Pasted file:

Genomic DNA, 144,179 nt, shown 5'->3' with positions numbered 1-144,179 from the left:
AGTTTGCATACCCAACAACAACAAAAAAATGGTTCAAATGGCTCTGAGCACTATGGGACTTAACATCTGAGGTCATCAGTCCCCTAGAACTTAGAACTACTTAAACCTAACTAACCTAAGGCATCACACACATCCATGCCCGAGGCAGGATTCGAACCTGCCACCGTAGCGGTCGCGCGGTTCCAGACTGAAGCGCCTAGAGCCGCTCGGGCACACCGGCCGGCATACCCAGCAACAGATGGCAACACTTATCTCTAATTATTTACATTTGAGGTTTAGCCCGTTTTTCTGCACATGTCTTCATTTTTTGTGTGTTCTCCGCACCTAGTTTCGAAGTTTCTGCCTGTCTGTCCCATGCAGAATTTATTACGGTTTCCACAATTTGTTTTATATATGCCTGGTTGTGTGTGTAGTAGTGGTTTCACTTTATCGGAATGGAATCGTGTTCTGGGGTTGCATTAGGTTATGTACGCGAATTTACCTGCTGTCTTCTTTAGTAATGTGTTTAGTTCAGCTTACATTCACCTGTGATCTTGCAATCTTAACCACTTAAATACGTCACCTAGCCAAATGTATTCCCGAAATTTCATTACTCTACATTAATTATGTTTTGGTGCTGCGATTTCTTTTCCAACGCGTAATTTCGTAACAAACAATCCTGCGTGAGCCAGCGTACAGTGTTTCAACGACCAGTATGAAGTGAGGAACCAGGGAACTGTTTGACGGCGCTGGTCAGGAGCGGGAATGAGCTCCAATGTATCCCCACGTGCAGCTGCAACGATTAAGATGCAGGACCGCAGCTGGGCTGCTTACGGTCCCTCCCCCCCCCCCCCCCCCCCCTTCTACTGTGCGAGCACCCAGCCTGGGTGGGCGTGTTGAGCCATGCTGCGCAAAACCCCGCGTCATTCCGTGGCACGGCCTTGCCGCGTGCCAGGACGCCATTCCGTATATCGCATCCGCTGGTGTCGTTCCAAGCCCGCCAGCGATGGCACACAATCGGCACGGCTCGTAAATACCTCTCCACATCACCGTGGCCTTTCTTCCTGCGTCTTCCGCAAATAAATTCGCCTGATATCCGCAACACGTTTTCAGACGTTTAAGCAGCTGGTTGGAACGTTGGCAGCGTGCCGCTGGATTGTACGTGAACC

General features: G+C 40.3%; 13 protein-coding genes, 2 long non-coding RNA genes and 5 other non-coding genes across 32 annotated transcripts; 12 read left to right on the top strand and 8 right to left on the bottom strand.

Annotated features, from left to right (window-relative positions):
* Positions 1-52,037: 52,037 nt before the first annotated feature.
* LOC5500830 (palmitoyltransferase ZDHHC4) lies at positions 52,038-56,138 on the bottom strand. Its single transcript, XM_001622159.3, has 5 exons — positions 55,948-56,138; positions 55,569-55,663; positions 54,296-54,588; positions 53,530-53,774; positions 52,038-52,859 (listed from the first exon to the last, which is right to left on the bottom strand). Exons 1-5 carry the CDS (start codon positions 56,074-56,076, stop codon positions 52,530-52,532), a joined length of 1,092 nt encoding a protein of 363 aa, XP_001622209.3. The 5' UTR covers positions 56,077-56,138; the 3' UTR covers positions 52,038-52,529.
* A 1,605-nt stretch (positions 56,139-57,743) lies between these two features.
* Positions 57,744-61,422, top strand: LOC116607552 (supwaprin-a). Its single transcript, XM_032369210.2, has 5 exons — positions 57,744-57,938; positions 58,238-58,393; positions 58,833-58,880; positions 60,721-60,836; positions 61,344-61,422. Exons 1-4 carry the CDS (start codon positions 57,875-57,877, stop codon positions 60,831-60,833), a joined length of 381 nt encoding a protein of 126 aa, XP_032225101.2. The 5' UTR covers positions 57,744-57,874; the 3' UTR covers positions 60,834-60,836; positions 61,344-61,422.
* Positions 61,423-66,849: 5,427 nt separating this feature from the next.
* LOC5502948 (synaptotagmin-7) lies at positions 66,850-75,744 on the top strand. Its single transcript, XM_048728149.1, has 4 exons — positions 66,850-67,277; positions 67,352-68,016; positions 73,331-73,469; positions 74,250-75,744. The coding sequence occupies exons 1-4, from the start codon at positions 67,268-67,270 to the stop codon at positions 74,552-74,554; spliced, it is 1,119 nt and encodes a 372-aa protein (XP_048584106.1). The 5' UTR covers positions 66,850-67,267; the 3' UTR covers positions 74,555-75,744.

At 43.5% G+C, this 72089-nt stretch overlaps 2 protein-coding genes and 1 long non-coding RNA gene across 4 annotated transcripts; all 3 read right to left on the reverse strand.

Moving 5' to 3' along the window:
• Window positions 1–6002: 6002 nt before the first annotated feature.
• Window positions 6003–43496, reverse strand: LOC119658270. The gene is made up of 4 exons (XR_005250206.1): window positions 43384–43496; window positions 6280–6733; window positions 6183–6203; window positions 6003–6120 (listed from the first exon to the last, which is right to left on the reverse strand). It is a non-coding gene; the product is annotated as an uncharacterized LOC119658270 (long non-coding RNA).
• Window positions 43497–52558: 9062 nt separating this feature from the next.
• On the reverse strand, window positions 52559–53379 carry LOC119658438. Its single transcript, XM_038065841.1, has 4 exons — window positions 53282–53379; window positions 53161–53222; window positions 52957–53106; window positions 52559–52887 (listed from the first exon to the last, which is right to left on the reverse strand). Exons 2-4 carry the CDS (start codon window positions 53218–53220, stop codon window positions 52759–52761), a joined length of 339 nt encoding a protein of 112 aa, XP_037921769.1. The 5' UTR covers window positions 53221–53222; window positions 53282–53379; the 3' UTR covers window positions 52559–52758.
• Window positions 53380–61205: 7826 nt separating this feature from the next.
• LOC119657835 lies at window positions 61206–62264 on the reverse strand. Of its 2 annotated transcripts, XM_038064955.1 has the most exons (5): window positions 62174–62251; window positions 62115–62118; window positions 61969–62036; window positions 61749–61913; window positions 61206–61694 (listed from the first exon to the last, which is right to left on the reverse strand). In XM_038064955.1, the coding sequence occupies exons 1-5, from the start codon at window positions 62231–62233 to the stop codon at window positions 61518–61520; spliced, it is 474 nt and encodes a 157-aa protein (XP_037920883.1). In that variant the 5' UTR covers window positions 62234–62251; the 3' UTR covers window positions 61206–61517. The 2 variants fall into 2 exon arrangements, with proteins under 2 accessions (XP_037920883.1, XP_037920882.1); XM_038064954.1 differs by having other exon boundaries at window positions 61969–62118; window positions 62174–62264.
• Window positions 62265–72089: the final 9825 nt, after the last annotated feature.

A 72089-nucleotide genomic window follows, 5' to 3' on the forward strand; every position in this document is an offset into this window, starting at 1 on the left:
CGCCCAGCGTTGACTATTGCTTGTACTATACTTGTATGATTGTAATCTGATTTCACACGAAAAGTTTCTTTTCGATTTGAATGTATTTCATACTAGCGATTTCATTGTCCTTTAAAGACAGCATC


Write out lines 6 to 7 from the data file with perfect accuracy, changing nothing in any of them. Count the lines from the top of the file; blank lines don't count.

* LOC5500830 (palmitoyltransferase ZDHHC4) lies at positions 52,038-56,138 on the bottom strand. Its single transcript, XM_001622159.3, has 5 exons — positions 55,948-56,138; positions 55,569-55,663; positions 54,296-54,588; positions 53,530-53,774; positions 52,038-52,859 (listed from the first exon to the last, which is right to left on the bottom strand). Exons 1-5 carry the CDS (start codon positions 56,074-56,076, stop codon positions 52,530-52,532), a joined length of 1,092 nt encoding a protein of 363 aa, XP_001622209.3. The 5' UTR covers positions 56,077-56,138; the 3' UTR covers positions 52,038-52,529.
* A 1,605-nt stretch (positions 56,139-57,743) lies between these two features.